date: 1) I/P Engine’s March 22, 2012 interrogatory response; and 2) this Court’s decision not to
adopt Defendants’ preferred claim construction positions. Ex. 1 at 6-7. Neither justifies
I/P Engine’s timely interrogatory response does not justify the late
In I/P Engine’s timely March 22 response to Google’s Interrogatory No. 13, I/P Engine
detailed numerous deficiencies with each of the six prior art references asserted in Google’s
January 24, 2012 invalidity contentions. Ex. 11 at 5-15. Google asserted in its untimely July
disclosure that I/P Engine’s March interrogatory response listing the deficiencies in Defendants’
asserted prior art somehow justified Google’s untimely identification of new invalidity theories.
Specifically, Google suggests that its introduction of new references is proper because the
references address two deficiencies identified by I/P Engine: that Defendants’ existing references
(1) “do not filter informons ‘for relevance to the query’” or (2) “receive information ‘found to be
relevant to the query by other users.’” Ex. 1 at 6-7. These deficiencies, however, were identified
four months earlier, and Google (and every other defendant) chose not to timely supplement their
invalidity contentions, or suggest that they were searching for additional prior art. If Google was
going to respond to I/P Engine’s identification of deficiencies in these references, it should not
have waited nearly four months to do so.4 Even if Google now concedes that its originally
identified prior art references fall short, this Court should not permit Defendants to ambush I/P
Engine by piling on new prior art references so late in the case, contrary to the agreements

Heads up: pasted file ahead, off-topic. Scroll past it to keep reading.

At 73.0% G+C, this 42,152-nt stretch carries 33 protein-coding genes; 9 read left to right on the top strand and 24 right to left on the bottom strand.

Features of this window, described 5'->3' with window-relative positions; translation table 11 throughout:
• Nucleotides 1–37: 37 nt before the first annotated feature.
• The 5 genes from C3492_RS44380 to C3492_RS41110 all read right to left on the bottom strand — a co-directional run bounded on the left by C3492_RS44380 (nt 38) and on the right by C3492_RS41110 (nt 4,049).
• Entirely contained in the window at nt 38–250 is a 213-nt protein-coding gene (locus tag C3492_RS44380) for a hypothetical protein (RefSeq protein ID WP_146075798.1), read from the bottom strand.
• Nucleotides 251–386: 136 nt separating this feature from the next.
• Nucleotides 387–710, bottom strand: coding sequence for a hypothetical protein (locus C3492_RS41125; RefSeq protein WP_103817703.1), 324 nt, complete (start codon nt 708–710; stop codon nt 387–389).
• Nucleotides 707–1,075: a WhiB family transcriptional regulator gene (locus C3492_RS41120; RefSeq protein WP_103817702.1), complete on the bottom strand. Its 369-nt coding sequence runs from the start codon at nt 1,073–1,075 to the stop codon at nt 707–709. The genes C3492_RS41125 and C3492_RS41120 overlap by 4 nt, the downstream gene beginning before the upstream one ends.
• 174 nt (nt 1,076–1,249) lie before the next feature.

between the parties and after I/P Engine had completed the majority of its fact and expert
Defendants cannot say that they were waiting on this Court’s claim construction order before
remedying these deficiencies, because the claim construction for the terms “informon” and “for
relevance to the query” were agreed upon by the parties well before the claim construction
hearing, and this Court declined to construe the term “receiving information found to be relevant
to the query by other users.” See Memorandum Opinion and Order, dated June 15, 2012, D.I.
171, at 8 and 12.
This Court’s decision to not adopt constructions “as defendant’s had
originally proposed” does not justify Defendants’ delay
Tacitly acknowledging the weakness of its first proffered justification, Google tries to
justify its new prior art references by arguing that this Court’s claim construction decision did
not construe all of the terms “as Defendant’s had originally proposed.” Ex. 1 at 7. This Court
already has rejected this theory.
This Court has held that, for a claim construction order to provide a basis for a defendant
to subsequently cite additional invalidating art, the order must have “changed the rules of the
game.” ePlus, Inc., 2010 WL 3219318 at *2 (quoting Johns Hopkins University v. CellPro, Inc.,
152 F.3d 1342, 1357 (Fed. Cir. 1998)). Here, the rules of the game have not changed.
Defendants cannot point to any claim term that was construed by this Court that necessitated the
need for new prior art. The mere fact that a district court’s definition of a particular claim term
differs from that proposed by one or both parties does not automatically justify admission of new
invalidity defenses. See, e.g., Finisar Corp. v. DirecTV Group, Inc., 424 F.Supp.2d 896, 901
(E.D. Tex. 2006) (“DirecTV did not adequately explain how the court’s definition of any of the
terms in dispute was so surprising, or differed so greatly from the proposals made by the parties,
that it justifies admission of new prior art references two weeks before Finisar’s deadline to
submit rebuttal expert reports.”). As the Finisar Court explained:
A party cannot argue that because its precise proposal for a construction of
a claim term is not adopted by the court, it is surprised and must prepare